When I read The Complete Poems of Robert Frost, I read about ten pages a day over the course of two months. In a similar manner, I spent two months reading Leaves of Grass by Walt Whitman. It worked well. In both cases I enjoyed taking the books slowly, having time to digest what the poets said. Sometimes, I had to do a little research to discover the events to which they referred. In the end, I felt I learned much about their lives and times. I should be treating The Complete Poems of Carl Sandburg the same, but I am not. With less than two weeks before a book discussion, I began the book and quickly found it overwhelming. With two days left, I am far from finishing the book and have turned to sampling. It is not nearly so satisfying as the slow treatment that I used before. Still, I have learned much.
Sandburg's poetry from the end of his life seems far different from his Chicago Poems that were published in 1916. The early works seem quickly written while the later works seem more refined. His concern for the lower classes and the worker is consistent, but the early work is more drama, while the later is philosophy. The world changed greatly from 1916 to 1967. Still, according to the essays I have read, it is the early work that is most often anthologized.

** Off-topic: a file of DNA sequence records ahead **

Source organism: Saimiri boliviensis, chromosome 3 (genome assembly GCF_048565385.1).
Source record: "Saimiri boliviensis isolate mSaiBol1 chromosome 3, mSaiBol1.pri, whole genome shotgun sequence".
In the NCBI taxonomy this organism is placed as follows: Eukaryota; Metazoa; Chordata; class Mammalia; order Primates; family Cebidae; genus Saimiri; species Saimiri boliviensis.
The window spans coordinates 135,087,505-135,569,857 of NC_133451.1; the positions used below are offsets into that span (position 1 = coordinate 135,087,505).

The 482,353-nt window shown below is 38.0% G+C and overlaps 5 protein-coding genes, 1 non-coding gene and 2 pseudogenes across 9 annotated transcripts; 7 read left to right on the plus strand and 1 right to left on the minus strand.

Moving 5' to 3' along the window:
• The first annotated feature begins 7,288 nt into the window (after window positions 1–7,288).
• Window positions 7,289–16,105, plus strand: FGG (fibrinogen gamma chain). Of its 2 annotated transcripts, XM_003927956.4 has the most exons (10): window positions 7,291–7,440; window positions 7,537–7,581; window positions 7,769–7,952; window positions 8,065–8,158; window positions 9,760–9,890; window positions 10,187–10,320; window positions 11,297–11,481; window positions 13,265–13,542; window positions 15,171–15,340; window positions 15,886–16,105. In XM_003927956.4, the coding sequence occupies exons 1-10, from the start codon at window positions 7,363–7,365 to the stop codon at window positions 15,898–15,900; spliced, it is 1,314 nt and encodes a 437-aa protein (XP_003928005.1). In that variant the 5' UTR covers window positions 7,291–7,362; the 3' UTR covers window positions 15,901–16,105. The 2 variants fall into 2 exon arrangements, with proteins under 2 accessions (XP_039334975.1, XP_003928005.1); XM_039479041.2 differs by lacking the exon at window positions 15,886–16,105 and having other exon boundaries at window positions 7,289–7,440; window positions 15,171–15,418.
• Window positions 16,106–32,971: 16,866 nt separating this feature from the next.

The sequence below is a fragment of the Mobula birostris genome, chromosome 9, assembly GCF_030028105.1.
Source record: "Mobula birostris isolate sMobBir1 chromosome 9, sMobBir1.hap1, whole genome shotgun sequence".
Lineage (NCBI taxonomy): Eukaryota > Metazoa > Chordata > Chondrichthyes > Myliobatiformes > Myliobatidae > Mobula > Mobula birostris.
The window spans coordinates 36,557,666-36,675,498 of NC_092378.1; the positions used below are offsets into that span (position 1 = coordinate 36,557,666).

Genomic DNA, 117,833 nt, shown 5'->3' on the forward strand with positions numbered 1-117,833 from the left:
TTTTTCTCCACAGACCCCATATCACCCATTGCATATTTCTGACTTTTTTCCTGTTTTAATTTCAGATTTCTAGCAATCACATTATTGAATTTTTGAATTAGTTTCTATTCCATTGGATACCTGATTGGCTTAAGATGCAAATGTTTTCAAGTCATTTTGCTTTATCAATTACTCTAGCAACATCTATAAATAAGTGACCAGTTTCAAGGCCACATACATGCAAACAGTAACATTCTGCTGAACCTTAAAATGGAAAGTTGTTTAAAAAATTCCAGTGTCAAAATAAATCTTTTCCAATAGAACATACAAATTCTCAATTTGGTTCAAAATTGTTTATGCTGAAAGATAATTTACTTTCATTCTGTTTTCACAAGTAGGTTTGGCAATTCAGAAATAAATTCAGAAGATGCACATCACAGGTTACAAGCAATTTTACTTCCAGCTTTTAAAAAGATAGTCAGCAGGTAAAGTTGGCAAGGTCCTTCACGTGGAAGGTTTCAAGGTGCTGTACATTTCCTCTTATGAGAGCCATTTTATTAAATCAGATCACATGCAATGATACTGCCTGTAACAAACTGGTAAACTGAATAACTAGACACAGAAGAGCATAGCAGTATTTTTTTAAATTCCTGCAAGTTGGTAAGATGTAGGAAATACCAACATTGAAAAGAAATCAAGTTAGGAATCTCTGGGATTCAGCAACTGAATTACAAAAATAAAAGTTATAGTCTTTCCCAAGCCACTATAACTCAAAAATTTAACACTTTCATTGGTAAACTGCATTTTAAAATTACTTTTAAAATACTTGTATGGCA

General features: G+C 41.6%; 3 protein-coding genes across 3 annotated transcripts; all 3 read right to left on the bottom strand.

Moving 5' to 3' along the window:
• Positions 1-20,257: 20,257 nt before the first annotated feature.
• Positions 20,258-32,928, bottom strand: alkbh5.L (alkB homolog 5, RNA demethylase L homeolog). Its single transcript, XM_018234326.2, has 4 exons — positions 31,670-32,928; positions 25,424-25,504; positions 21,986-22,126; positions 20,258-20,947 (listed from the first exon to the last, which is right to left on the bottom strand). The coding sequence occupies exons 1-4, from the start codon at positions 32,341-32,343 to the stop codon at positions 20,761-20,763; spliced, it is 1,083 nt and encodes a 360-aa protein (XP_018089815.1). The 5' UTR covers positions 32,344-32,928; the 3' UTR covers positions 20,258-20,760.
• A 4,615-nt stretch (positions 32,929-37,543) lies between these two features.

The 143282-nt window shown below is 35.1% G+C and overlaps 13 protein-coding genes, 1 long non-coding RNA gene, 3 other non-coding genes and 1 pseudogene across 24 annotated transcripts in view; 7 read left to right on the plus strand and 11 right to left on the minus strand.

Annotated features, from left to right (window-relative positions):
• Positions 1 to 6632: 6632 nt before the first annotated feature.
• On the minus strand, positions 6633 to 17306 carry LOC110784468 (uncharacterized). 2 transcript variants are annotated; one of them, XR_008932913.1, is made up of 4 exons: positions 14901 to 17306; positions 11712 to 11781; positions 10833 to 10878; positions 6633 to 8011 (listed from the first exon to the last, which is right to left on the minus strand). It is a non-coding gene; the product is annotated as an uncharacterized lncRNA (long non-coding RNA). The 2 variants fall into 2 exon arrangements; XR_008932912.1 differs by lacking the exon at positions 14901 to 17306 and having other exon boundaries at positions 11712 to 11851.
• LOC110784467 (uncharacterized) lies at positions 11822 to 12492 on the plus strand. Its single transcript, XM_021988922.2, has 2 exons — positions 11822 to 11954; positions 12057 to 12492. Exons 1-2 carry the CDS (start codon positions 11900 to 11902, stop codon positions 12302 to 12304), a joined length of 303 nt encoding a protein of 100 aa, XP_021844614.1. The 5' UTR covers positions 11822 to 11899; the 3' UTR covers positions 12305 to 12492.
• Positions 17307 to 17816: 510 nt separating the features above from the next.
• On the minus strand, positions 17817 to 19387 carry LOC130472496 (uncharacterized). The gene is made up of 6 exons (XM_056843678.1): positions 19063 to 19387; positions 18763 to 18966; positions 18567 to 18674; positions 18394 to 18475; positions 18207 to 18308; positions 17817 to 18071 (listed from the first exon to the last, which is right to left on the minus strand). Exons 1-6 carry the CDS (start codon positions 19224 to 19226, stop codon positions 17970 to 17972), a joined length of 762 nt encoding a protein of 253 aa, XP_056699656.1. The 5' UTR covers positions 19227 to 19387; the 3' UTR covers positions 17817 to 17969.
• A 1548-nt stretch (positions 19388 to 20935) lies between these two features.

While reading Sandburg can be a bit of an historical exercise, especially when much of our factory work has been sent overseas, it still has moments of contemporary relevance. With the current economic crisis growing, "Buyers and Sellers" from his book Honey and Salt (1963) asks what white or blue collar workers could ask.
What is a man worth?
What can he do?
What is his value?
On the one hand those who buy labor,
On the other hand those who have nothing to sell but their labor.
And when the buyers of labor tell the sellers, "Nothing doing today, not a chance!" - then what?
For a new look at Sandburg, turn to YouTube. There is a slideshow about a meeting between Marilyn Monroe with Sandburg and an animation of a Sandburg still photo reading from "The People, Yes."
I'd like to start all over now and take the book slowly.
Sandburg, Carl. The Complete Poems of Carl Sandburg. Harcourt, 1969. ISBN 0151009961